Notably, Bankman-Fried and his gang lacked management experience. Bankman is only 30 and had never run a company. Caroline Ellison, CEO of Bankman-Fried’s crypto trading firm and reportedly his former girlfriend, was still a junior trader at Jane Street when she quit after less than two years. Ellison graduated with an undergraduate degree from Stanford in 2016, and she admitted in a podcast that people working under her had even less trading experience.

One wonders how Bankman-Fried managed to raise some $2 billion from investors, but here again some extraordinarily smart people from Ivy League schools were involved. One of them was Michelle Bailhe Fradin, whose LinkedIn bio shows that within five years of graduating from Brown University with an undergraduate degree in human biology, she was hired as a partner at Sequoia Capital, one of the most storied names in Silicon Valley. In addition to giving one of the keynote addresses at her 2015 graduation, Bailhe Fradin’s bio says she was a Rhodes Scholarship nominee. Perhaps fittingly, Bailhe Fradin began her professional career at McKinsey.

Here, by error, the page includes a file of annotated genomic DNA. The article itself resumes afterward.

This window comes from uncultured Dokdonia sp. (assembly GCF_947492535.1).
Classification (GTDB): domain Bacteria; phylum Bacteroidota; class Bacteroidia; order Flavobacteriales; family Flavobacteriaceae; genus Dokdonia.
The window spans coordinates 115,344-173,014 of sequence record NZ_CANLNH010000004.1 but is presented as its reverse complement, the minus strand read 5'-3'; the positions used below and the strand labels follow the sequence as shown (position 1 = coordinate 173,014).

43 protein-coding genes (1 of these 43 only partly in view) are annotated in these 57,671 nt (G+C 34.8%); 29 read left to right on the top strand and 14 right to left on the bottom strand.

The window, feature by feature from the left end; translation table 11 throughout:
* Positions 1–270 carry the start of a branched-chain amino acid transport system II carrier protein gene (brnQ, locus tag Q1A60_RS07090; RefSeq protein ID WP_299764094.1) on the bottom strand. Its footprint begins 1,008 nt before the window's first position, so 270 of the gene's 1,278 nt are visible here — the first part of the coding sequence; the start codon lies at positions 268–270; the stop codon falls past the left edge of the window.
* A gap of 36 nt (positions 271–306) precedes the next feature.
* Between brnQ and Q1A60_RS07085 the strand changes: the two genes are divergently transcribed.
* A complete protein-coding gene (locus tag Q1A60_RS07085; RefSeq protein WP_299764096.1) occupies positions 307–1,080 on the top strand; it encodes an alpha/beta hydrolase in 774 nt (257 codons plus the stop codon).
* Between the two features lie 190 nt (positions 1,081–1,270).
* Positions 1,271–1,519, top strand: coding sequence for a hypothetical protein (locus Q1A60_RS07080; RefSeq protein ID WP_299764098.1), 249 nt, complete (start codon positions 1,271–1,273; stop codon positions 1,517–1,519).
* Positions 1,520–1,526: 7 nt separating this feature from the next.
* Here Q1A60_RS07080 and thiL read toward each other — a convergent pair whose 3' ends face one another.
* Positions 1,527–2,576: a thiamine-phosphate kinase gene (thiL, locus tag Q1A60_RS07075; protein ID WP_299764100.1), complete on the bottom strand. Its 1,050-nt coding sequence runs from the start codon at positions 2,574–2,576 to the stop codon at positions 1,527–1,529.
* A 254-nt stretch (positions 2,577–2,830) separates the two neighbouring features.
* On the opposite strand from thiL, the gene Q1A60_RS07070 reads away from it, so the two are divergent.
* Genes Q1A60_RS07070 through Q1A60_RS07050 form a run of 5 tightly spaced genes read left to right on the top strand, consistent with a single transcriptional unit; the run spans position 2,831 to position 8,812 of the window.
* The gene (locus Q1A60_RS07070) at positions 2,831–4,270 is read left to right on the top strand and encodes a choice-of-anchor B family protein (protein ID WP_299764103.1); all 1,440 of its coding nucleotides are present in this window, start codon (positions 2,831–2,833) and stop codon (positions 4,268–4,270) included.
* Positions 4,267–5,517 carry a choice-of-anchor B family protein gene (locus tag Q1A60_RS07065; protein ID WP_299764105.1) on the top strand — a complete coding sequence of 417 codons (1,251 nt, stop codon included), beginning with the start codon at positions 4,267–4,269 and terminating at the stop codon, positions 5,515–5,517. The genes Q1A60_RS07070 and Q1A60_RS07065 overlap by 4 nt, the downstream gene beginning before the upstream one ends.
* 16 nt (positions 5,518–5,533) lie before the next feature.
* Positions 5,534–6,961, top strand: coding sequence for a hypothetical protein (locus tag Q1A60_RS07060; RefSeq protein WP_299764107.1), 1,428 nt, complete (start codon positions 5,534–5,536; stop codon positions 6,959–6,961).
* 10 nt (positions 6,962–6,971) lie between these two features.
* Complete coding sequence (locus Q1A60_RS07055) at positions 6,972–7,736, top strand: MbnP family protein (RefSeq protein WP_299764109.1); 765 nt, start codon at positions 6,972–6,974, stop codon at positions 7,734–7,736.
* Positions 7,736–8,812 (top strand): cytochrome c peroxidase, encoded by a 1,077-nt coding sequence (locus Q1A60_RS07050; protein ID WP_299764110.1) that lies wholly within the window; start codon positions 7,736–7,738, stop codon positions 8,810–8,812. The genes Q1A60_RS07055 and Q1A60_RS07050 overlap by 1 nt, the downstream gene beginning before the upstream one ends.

Michelle Bailhe Fradin/Sequoia profile

Sequoia has already written down its $210 million FTX investment to zero.

Another FTX funder was reportedly SoftBank, which has written down its $100 million investment to zero. That SoftBank, a venture capital firm that believes “technology is key to building a more connected, empowered, and joyful world,” is involved isn’t a shock. SoftBank was a major funder of WeWork, another company run by a former wunderkind named Adam Neumann.